A couple of months ago I caught a story on Today Tonight (please donâ€™t hold that against me!) about a woman who had posted some photos of her baby on the internet to share with family and friends… Jump forward 3 years and imagine her surprise when she sees a flyer using that same photo to advertise a mums & bubs fitness centre! She had no idea how they’d got it nor had she given them permission to use it.
It seems theyâ€™d used a Google image search to find photos for the flyer. Nothing wrong with that right? Well, actually there is.
You see, just because you can find images on the Internet, doesn’t mean you have the right to use them.
Like articles, books, paintings, movies, music, designs and poetry (amongst many other things) photos are covered automatically by copyright.
The copyright is generally owned by the person who took the photo, and in some cases a person who appears in the photo. If you want to use a photo – any photo, from any sourceâ€“ you need to have the copyright ownerâ€™s permission to use it, otherwise you’re potentially opening yourself up to a complicated legal issue.
Here are some tips to help you ensure you have the right to use the images in your advertising and marketing:
- Purchase Stock Photography from reputable libraries like www.istockphoto, www.gettyimages.com.au or www.photos.com. Youâ€™re purchasing a license to use the image, giving you the right to use it commercially according to that license.
- Check the licenses of any photographs you purchase. Not all licenses are created equal, so take the time to read through the license before you purchase. Check if you need to give a credit to the photographer, or whether there is a time limit or other restriction on where you can use the image.
- If you use a professional photographer, check who will own the copyright BEFORE you have the photos taken. Most photographers will negotiate for you to own the copyright over the images they take for you, but you may have to pay a little moreâ€¦ best to find this out at the beginning and have a clear arrangement for ongoing ownership and usage.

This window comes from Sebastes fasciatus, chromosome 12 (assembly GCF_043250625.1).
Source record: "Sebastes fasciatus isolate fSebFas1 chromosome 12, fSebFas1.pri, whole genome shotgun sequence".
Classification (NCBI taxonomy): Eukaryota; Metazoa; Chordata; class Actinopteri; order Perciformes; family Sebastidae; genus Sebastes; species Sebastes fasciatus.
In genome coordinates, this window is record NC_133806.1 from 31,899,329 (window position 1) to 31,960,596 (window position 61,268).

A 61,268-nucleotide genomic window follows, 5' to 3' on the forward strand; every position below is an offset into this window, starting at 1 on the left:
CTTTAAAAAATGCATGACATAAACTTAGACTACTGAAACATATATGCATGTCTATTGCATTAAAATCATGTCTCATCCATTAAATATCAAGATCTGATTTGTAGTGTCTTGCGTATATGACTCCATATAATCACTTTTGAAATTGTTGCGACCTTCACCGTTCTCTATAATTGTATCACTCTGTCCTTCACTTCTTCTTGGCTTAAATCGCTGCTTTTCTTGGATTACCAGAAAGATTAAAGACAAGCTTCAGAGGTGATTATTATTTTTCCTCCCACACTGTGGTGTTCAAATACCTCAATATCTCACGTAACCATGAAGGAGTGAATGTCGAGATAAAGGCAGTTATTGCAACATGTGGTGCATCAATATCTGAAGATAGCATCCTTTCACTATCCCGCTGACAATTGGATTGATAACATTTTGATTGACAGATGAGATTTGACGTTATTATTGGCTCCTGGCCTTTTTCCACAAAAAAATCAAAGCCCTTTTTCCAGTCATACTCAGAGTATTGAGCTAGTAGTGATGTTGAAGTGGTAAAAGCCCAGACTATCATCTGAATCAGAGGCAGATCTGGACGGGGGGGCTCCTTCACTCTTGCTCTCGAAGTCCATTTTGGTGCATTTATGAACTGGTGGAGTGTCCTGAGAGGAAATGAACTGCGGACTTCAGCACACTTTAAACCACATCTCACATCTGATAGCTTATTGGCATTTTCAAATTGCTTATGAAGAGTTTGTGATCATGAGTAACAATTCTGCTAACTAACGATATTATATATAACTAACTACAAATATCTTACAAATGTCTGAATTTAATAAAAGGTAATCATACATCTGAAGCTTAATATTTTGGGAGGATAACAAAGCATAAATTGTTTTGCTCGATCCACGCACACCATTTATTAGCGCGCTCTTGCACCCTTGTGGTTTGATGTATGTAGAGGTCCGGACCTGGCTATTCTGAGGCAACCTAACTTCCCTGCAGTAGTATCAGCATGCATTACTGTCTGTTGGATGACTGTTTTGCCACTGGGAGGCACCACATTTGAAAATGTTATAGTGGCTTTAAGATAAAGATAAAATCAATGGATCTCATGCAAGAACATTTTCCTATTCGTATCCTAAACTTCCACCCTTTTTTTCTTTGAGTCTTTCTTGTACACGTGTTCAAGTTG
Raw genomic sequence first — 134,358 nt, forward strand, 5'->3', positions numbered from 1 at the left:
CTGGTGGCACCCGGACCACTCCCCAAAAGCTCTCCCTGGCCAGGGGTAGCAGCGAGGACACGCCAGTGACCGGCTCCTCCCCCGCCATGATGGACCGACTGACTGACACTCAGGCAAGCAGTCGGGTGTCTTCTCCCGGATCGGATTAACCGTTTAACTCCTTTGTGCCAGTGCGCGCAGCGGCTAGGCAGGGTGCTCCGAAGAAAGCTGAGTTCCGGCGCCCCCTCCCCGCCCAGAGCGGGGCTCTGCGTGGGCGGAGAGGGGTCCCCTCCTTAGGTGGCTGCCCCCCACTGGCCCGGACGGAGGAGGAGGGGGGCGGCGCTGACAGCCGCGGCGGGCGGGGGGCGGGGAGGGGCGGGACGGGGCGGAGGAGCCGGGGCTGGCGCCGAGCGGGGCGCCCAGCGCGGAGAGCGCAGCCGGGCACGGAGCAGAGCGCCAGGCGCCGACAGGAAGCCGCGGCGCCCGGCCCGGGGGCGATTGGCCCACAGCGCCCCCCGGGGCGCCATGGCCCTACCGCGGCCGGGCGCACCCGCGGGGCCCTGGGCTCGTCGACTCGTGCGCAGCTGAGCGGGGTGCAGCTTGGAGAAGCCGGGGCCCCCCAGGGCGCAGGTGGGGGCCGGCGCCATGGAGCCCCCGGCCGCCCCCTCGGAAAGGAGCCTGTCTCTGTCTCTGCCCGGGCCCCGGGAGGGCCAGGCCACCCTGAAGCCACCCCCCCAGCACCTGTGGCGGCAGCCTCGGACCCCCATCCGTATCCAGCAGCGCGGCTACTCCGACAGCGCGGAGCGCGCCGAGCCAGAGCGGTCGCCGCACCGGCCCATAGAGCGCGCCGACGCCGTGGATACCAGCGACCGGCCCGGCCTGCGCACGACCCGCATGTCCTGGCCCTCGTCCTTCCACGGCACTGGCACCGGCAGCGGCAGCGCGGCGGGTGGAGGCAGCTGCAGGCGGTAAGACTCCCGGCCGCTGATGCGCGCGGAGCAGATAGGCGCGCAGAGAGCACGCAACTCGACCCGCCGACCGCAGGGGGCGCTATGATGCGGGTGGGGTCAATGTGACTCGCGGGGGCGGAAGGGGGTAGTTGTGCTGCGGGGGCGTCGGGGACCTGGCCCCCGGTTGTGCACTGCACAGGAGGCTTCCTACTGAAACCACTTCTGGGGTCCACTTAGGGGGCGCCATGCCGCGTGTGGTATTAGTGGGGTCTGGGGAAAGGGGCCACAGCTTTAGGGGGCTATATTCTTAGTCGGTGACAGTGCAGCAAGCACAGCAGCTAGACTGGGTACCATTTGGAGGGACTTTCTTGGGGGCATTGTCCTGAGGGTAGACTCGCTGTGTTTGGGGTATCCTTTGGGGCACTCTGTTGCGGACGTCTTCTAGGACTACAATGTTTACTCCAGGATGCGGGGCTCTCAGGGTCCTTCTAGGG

- Get permission from people who appear in your photos, allowing you to use their image in your marketing/advertising. This is called a Model Release. A formal, signed model release is essential to prove that you had permission to use that persons image to promote your business if anything goes wrong down the track. Make sure you get it even if those people are your staff, friends or family â€“ whether you paid them or not!
- Verify you have the right to use images supplied from other sources. Ask your designer/printer/web developer/signwriter where they got the images from that theyâ€™re using in your marketing. If your supplier provides you with images, check that you have the right to promote your business with them.
- If you must use a photo sharing site (like Flickr or Picasa) search for â€œCreativeCommonsâ€ and â€œCommercial Useâ€. Now this is a bit of a minefield for the uninitiated, but you can find free images to use commercially, as long as the photographer has agreed to Creative Commons/Commercial Use for their photo. Bear in mind that these photos are often peopleâ€™s â€œhappy snapsâ€ so they may not have model releases for the people in their images. Proceed with caution!!!
My final tip: never, ever get tempted by Google Images.
The images that come up in a Google Images search are the full gambit of personal images, images used by other businesses, images from stock photography libraries and images from photo sharing websites.
With images from all over the net, youâ€™ll have a hard time working out what you can and canâ€™t use to promote your business, but it is absolutely your responsibility to ensure you have the legal right to use those images. Donâ€™t leave it to chance and guesswork: free doesnâ€™t always come cheap.
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Over to you
â€¢ Do you know of any situations where copyright over images has become an issue?
â€¢ What do you do in your business if you need to use photos in your marketing/advertising?